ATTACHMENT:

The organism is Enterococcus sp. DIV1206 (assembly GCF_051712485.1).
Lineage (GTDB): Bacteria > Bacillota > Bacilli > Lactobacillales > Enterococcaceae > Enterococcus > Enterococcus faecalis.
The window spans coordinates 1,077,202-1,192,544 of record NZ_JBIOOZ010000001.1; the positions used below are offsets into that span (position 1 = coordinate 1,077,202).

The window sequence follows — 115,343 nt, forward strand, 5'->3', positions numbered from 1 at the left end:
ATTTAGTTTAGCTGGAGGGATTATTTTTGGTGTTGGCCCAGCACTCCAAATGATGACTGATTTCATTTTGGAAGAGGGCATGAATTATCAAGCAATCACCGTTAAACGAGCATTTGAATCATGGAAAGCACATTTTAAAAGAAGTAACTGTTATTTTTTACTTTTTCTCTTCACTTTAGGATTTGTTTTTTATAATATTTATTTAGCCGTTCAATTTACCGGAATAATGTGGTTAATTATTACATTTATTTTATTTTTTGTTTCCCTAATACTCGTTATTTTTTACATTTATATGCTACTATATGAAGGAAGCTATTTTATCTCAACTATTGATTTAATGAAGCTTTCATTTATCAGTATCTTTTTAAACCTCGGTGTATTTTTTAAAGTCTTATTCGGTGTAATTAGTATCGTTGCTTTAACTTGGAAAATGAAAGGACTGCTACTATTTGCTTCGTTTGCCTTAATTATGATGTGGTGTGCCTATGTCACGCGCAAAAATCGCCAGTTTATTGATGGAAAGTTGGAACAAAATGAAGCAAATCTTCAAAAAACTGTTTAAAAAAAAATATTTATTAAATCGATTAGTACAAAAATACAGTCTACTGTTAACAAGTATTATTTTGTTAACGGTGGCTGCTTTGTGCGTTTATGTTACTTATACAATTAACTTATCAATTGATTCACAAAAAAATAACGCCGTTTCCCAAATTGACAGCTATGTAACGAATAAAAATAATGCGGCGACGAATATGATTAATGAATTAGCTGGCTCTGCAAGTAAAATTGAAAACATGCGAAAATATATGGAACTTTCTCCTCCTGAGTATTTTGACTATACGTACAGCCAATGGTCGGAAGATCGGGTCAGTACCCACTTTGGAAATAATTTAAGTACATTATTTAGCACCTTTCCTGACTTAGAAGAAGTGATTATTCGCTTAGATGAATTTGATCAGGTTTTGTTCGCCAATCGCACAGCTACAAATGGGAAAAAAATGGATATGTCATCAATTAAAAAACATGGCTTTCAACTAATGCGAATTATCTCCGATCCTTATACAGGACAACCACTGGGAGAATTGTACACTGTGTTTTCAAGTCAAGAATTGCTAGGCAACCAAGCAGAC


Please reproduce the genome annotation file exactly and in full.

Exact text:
The organism is Enterococcus sp. DIV1206 (assembly GCF_051712485.1).
Lineage (GTDB): Bacteria > Bacillota > Bacilli > Lactobacillales > Enterococcaceae > Enterococcus > Enterococcus faecalis.
The window spans coordinates 1,077,202-1,192,544 of record NZ_JBIOOZ010000001.1; the positions used below are offsets into that span (position 1 = coordinate 1,077,202).

The window sequence follows — 115,343 nt, forward strand, 5'->3', positions numbered from 1 at the left end:
ATTTAGTTTAGCTGGAGGGATTATTTTTGGTGTTGGCCCAGCACTCCAAATGATGACTGATTTCATTTTGGAAGAGGGCATGAATTATCAAGCAATCACCGTTAAACGAGCATTTGAATCATGGAAAGCACATTTTAAAAGAAGTAACTGTTATTTTTTACTTTTTCTCTTCACTTTAGGATTTGTTTTTTATAATATTTATTTAGCCGTTCAATTTACCGGAATAATGTGGTTAATTATTACATTTATTTTATTTTTTGTTTCCCTAATACTCGTTATTTTTTACATTTATATGCTACTATATGAAGGAAGCTATTTTATCTCAACTATTGATTTAATGAAGCTTTCATTTATCAGTATCTTTTTAAACCTCGGTGTATTTTTTAAAGTCTTATTCGGTGTAATTAGTATCGTTGCTTTAACTTGGAAAATGAAAGGACTGCTACTATTTGCTTCGTTTGCCTTAATTATGATGTGGTGTGCCTATGTCACGCGCAAAAATCGCCAGTTTATTGATGGAAAGTTGGAACAAAATGAAGCAAATCTTCAAAAAACTGTTTAAAAAAAAATATTTATTAAATCGATTAGTACAAAAATACAGTCTACTGTTAACAAGTATTATTTTGTTAACGGTGGCTGCTTTGTGCGTTTATGTTACTTATACAATTAACTTATCAATTGATTCACAAAAAAATAACGCCGTTTCCCAAATTGACAGCTATGTAACGAATAAAAATAATGCGGCGACGAATATGATTAATGAATTAGCTGGCTCTGCAAGTAAAATTGAAAACATGCGAAAATATATGGAACTTTCTCCTCCTGAGTATTTTGACTATACGTACAGCCAATGGTCGGAAGATCGGGTCAGTACCCACTTTGGAAATAATTTAAGTACATTATTTAGCACCTTTCCTGACTTAGAAGAAGTGATTATTCGCTTAGATGAATTTGATCAGGTTTTGTTCGCCAATCGCACAGCTACAAATGGGAAAAAAATGGATATGTCATCAATTAAAAAACATGGCTTTCAACTAATGCGAATTATCTCCGATCCTTATACAGGACAACCACTGGGAGAATTGTACACTGTGTTTTCAAGTCAAGAATTGCTAGGCAACCAAGCAGAC